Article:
is a very large document and asked if there is a precedent for such a
large document.  Paul Hoffman answered that there are larger RFCs, but
there is no document that he has ever found like the examples document.
Blake restated his question as are we approaching it the right way, is
there a protocol that has been profiled as extensively as this?  Paul
answered that no, not that he's aware of.


Interoperability Matrix - Jim Schaad

Jim briefed on the status of the interoperability matrix.  The matrix
was updated to reflect the new CMS and CMS Algorithms Internet-Drafts.
CMS now has 96 MUST statements and 79 optional requirements or
"features."  Of those requirements, implementations have demonstrated
interoperability of 56% of the MUST statements and 48% of the features.
In the CMS Algorithms draft, there are now 46 MUST statements and 15
optional features.  Of those, interoperability has been successfully
demonstrated with 93% of the MUST statements and 93% of the optional
For the other unchanged specifications:
RFC 2631, Diffie-Hellman, only 1 of the 13 requirements has passed
interoperability testing.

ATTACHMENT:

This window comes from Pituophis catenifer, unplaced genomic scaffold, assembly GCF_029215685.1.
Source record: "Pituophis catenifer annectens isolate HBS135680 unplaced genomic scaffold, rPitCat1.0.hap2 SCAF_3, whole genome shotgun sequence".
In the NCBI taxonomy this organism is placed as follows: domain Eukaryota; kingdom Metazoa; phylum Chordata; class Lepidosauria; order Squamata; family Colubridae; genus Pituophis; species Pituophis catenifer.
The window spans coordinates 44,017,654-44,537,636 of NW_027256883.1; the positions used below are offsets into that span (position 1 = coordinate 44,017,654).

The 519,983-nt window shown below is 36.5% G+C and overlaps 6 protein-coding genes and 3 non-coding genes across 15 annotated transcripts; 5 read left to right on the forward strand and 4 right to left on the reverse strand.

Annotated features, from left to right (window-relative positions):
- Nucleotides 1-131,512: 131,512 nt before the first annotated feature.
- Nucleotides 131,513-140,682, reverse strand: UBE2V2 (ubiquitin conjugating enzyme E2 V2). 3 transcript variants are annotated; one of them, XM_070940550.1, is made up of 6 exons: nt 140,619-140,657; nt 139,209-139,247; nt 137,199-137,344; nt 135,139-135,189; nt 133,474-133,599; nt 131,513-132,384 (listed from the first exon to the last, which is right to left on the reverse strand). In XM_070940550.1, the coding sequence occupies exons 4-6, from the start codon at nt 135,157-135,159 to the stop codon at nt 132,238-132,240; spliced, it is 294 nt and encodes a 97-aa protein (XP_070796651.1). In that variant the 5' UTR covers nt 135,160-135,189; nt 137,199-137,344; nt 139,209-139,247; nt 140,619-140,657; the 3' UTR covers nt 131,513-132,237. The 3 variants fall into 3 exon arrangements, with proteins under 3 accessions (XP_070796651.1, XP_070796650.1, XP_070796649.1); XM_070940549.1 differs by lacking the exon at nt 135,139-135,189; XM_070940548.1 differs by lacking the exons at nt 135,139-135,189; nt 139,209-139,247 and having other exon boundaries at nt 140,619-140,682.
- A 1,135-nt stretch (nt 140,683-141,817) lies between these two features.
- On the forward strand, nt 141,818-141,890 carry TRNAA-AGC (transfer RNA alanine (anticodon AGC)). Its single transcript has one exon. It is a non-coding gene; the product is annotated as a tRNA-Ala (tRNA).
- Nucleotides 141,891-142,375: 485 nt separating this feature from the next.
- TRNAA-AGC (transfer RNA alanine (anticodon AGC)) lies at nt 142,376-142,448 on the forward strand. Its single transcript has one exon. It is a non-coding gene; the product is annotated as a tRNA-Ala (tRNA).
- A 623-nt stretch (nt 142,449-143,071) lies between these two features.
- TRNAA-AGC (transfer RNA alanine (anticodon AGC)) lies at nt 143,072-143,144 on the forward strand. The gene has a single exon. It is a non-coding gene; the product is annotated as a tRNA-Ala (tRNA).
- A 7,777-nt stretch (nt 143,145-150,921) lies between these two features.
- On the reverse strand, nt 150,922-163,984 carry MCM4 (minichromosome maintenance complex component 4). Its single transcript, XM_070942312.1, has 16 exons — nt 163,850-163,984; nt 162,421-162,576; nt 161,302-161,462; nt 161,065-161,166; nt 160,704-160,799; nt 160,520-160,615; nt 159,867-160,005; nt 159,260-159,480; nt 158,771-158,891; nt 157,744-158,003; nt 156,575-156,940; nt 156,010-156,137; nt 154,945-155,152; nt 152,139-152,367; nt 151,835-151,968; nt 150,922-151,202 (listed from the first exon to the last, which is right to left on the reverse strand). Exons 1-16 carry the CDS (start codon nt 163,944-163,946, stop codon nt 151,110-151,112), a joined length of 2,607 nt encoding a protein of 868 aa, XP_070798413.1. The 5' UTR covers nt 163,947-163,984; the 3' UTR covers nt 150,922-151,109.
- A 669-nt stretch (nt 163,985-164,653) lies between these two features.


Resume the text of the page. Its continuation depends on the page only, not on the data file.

RFC 2632, CERT, 16 of the 21 requirements have passed.
RFC 2633, MSG, 17 of the 61 requirements have passed.
RFC 2634, ESS, 27 of the 81 requirements have passed.


CMS and ESS Examples - Paul Hoffman

Paul briefly discussed status of the "Examples of S/MIME Messages"
Internet-Draft <draft-ietf-smime-examples-06.txt>, 25 February 2001.
Paul stated that an updated draft was not posted prior to the Internet
Draft cut-off due to time constraints.  An updated version of the
document is forthcoming that includes changes that have been discussed
on the ietf-smime-examples mail list.  Only John Pawling and Jim Schaad
have provided active input on the examples.  Paul knows there are many
more S/MIME implementations out there and requests the other S/MIME
implementers provide feedback as to whether their software can
process the examples, both positive or negative.  The feedback can